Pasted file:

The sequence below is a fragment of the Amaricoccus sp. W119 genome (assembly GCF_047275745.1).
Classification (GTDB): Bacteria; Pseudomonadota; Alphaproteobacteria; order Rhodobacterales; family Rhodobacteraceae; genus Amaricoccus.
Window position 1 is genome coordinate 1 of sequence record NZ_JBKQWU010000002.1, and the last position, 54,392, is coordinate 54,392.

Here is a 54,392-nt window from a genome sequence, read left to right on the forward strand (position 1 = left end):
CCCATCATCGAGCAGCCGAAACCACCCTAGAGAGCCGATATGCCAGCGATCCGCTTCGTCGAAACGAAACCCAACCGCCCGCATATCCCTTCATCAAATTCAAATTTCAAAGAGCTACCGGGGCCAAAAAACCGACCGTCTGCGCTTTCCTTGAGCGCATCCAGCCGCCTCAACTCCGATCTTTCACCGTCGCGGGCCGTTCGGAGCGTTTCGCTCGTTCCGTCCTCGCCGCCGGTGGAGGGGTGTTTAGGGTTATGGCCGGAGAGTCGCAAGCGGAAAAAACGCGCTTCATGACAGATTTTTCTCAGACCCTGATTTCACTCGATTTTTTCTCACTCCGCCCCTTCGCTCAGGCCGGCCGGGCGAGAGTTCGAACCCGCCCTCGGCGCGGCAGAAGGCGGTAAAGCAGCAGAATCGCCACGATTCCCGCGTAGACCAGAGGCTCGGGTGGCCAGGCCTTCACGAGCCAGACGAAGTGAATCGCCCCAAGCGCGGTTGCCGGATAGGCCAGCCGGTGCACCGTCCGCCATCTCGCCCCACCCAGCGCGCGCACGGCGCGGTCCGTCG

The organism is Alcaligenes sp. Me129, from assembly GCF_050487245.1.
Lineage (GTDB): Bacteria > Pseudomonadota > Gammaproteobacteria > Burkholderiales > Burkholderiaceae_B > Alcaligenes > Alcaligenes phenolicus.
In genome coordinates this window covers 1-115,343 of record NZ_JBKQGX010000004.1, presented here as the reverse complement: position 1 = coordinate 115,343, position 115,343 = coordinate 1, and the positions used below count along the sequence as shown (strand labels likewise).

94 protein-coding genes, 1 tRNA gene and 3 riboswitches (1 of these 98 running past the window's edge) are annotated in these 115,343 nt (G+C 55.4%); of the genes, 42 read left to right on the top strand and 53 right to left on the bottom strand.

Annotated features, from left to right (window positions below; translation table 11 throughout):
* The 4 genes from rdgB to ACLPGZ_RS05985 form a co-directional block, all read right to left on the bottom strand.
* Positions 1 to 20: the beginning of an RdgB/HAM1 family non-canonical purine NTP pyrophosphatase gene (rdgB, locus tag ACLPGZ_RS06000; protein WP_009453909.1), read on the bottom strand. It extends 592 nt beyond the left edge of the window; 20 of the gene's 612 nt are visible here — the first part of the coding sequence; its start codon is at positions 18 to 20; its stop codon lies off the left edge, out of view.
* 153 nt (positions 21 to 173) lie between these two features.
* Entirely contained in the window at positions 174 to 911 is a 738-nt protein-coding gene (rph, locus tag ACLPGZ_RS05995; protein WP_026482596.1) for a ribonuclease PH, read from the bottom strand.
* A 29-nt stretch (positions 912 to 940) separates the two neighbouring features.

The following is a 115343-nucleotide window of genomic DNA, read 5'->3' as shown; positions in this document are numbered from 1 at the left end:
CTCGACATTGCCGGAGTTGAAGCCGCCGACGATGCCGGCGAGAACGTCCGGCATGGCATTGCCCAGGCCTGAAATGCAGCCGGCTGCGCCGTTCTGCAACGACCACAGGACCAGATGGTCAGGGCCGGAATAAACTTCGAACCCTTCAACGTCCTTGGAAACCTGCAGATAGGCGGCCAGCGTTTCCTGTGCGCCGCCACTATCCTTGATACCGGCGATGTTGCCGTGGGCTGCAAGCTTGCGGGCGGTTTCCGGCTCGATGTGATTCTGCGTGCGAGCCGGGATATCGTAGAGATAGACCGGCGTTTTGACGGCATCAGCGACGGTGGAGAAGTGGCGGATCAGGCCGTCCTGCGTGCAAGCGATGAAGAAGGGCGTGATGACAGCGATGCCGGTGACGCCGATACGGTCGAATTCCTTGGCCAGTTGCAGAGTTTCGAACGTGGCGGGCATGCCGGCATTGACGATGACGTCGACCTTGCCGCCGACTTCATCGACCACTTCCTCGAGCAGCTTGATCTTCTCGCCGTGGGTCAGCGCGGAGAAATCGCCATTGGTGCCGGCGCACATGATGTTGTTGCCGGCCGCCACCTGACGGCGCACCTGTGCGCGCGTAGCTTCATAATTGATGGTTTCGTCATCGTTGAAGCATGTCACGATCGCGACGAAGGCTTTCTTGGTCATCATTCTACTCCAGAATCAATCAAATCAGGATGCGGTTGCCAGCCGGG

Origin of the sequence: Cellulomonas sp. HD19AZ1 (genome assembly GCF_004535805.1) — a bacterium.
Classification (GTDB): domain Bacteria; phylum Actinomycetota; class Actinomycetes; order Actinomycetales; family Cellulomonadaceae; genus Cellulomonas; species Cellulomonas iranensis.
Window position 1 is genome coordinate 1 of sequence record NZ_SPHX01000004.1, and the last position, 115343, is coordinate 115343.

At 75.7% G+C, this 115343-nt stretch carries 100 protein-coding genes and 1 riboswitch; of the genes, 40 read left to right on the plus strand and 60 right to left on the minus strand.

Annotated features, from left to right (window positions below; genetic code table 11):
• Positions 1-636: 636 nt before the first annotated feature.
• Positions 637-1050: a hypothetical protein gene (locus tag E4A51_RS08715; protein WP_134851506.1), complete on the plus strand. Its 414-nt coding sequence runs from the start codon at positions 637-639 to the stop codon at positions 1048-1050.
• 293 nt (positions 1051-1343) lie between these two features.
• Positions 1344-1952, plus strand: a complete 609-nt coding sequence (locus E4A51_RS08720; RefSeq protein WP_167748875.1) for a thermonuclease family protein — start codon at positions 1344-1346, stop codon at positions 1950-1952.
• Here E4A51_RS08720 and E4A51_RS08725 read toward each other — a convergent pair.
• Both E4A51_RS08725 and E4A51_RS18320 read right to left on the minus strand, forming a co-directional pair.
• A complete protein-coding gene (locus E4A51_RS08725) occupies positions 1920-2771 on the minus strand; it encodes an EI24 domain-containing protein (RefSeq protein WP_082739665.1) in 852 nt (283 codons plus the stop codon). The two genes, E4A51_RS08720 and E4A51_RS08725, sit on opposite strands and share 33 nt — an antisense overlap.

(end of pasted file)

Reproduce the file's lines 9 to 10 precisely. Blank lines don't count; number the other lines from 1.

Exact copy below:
94 protein-coding genes, 1 tRNA gene and 3 riboswitches (1 of these 98 running past the window's edge) are annotated in these 115,343 nt (G+C 55.4%); of the genes, 42 read left to right on the top strand and 53 right to left on the bottom strand.

Annotated features, from left to right (window positions below; translation table 11 throughout):